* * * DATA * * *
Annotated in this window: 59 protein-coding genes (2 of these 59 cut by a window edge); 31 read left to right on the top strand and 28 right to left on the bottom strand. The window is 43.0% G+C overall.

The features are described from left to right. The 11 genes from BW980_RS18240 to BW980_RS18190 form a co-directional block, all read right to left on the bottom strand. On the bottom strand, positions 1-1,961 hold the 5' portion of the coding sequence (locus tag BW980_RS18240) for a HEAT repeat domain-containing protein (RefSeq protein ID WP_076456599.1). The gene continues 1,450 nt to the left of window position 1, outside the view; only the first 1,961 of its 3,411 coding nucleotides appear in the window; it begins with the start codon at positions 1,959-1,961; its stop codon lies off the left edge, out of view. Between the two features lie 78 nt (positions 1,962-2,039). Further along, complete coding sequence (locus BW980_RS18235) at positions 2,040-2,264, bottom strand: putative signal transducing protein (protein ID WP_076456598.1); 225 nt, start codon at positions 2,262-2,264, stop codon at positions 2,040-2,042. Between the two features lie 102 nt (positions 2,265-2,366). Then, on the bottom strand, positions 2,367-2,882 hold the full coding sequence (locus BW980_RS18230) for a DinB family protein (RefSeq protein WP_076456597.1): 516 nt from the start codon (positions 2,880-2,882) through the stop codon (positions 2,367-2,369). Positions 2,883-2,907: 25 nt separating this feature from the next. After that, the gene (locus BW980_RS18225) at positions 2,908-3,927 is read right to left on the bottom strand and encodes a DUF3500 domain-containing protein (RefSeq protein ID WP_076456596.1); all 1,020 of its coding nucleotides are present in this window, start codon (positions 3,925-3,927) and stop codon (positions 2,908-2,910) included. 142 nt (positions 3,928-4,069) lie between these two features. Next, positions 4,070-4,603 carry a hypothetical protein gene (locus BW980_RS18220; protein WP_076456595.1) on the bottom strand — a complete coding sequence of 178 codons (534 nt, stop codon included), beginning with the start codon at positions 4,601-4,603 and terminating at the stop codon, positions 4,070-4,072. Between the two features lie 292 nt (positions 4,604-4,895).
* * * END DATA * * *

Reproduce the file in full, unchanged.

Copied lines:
Annotated in this window: 59 protein-coding genes (2 of these 59 cut by a window edge); 31 read left to right on the top strand and 28 right to left on the bottom strand. The window is 43.0% G+C overall.

The features are described from left to right. The 11 genes from BW980_RS18240 to BW980_RS18190 form a co-directional block, all read right to left on the bottom strand. On the bottom strand, positions 1-1,961 hold the 5' portion of the coding sequence (locus tag BW980_RS18240) for a HEAT repeat domain-containing protein (RefSeq protein ID WP_076456599.1). The gene continues 1,450 nt to the left of window position 1, outside the view; only the first 1,961 of its 3,411 coding nucleotides appear in the window; it begins with the start codon at positions 1,959-1,961; its stop codon lies off the left edge, out of view. Between the two features lie 78 nt (positions 1,962-2,039). Further along, complete coding sequence (locus BW980_RS18235) at positions 2,040-2,264, bottom strand: putative signal transducing protein (protein ID WP_076456598.1); 225 nt, start codon at positions 2,262-2,264, stop codon at positions 2,040-2,042. Between the two features lie 102 nt (positions 2,265-2,366). Then, on the bottom strand, positions 2,367-2,882 hold the full coding sequence (locus BW980_RS18230) for a DinB family protein (RefSeq protein WP_076456597.1): 516 nt from the start codon (positions 2,880-2,882) through the stop codon (positions 2,367-2,369). Positions 2,883-2,907: 25 nt separating this feature from the next. After that, the gene (locus BW980_RS18225) at positions 2,908-3,927 is read right to left on the bottom strand and encodes a DUF3500 domain-containing protein (RefSeq protein ID WP_076456596.1); all 1,020 of its coding nucleotides are present in this window, start codon (positions 3,925-3,927) and stop codon (positions 2,908-2,910) included. 142 nt (positions 3,928-4,069) lie between these two features. Next, positions 4,070-4,603 carry a hypothetical protein gene (locus BW980_RS18220; protein WP_076456595.1) on the bottom strand — a complete coding sequence of 178 codons (534 nt, stop codon included), beginning with the start codon at positions 4,601-4,603 and terminating at the stop codon, positions 4,070-4,072. Between the two features lie 292 nt (positions 4,604-4,895).